“ We must not conclude even these many ways to promote the spiritual wellengthened remarks without noticing his fare of mankind; but we purpose resumreligious habits. His attachment to the ing the subject. Established Church was deep and invio

(To be continued.)


The length of the preceding article obliges us to 80 good and judicious a man as Lord Bexley. It postpone what we had written upon the Public has also rejected a most unjust Bill fur prevent Affairs of the month, which, however, was chieflying the Claimants of Tithes instituting actions for to mention the passing of several of the Bills their recovery, in anticipation of the operation which we have already noticed, and a summary of Lord Tenterden's Act, by which all claim of the most important of which, as finally settled, not legally sued for during sixty years will we hope to insert during the recess of Parlia be extinguished. We approve upon the whole ment. Among these measures, there is not one for of Lord l'enterden's Act, in its prospective apwhich we feel such lively gratitude to God as the plication, as tending to prevent litigation and Slavery Abolition Act, which, though not all that manifold evils, though it also quashes many just we wish, or think just and politic, is far beyond claims ; but to make it apply instanter, and withall that three or four years ago we could have out notice, is most unjust, as many indubitable ventured so soon to expect. We have much to rights have not been prosecuted, owing to neglisay on this and other measures.

gence, poverty, or the love of peace, on the part The House of Lords bas negatived the Jewish of the tithe owner, and chicane on the part of the Disabilities Bill, and we think properly, not payer. withstanding it was introduced and advocated by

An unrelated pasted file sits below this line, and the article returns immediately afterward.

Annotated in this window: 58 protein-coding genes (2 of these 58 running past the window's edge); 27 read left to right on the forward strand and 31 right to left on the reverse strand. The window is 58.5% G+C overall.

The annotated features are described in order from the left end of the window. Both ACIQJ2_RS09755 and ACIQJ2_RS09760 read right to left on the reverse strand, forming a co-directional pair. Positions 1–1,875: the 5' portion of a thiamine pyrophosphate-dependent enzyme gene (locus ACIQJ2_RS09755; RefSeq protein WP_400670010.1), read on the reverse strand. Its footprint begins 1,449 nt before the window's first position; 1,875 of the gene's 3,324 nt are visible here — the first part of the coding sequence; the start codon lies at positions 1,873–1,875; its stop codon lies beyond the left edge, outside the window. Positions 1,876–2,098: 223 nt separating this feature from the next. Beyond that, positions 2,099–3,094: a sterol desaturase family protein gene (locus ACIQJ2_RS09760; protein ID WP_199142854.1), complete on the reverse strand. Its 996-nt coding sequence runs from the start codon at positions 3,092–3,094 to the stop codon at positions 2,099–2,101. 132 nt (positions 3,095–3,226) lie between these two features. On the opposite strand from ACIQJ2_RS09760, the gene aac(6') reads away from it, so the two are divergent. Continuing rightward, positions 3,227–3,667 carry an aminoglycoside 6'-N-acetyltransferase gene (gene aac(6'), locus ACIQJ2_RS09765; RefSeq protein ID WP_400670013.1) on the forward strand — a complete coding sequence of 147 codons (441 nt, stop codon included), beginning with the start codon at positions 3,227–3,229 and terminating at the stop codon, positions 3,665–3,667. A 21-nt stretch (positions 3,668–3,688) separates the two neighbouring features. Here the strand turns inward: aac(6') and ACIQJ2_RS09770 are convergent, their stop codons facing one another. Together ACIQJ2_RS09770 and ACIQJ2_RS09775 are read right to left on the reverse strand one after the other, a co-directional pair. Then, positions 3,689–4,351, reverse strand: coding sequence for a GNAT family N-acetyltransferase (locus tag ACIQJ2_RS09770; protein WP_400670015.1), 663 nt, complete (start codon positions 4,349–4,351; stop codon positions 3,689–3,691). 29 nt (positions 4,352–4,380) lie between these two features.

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For the Christian Observer. M UCH as the condition of the United States of America is popularly

misunderstood and misrepresented in England, in relation to matters of social and political arrangement, still greater are the mistakes which prevail in reference to the religious affairs of that vast and interesting nation. Nor can we wonder at the popular ignorance upon this subject, respecting which the mass of tourists and journalists are not qualified to afford much accurate information, when we see how credulously thousands of Englishmen receive the blunders and slanders of such flippant scribblers as Mrs. Trollope, and such wilfully party-spirited misrepresenters as the Quarterly Reviewers, in reference to matters more on the surface than those connected with the state of religion. It is not likely that writers who retail the most absurd fallacies respecting the civil condition, and obvious usages and customs of a nation, should have penetrated very carefully into the less visible indications of its moral and religious condition.

It is often asked in England, both within and without the Established Church, What is the relation of Christianity to civil government in the United States of America, and how does the system practically work ? These inquiries are of considerable moment, as connected with the important question of national Church Establishments. It is urged by the opposers of Established Churches, that in the United States of America the experiment of doing without them has been tried, and has succeeded. It is replied, by the friends of national Religious Establishments, that the experiment has not yet been fully tried; for that the United States still retain much of the beneficial influence of the arrangements which existed before the Revolution; and that there is, under the present plan, a lamentable inadequacy of religious ordinances to the wants of the people, which of itself shews the need of a national church establishment. It is not, indeed, generally understood in England what are the real facts of the case-as was lately seen in the discussions on the Jewish Disabilities Bill, during which the example of the United States was appealed to as that of a truly wise and virtuous nation, in which not only is there no established church, but no national recognition of religion whatever, so that a Jew stands in every respect upon precisely the same footing as a Christian,

Now this is not the actual state of facts in the United States. It is true that the Federal Constitution declared that “ Congress shall make no law respecting an establishment of religion, or prohibiting the free exercise Christ. Observ. No. 382.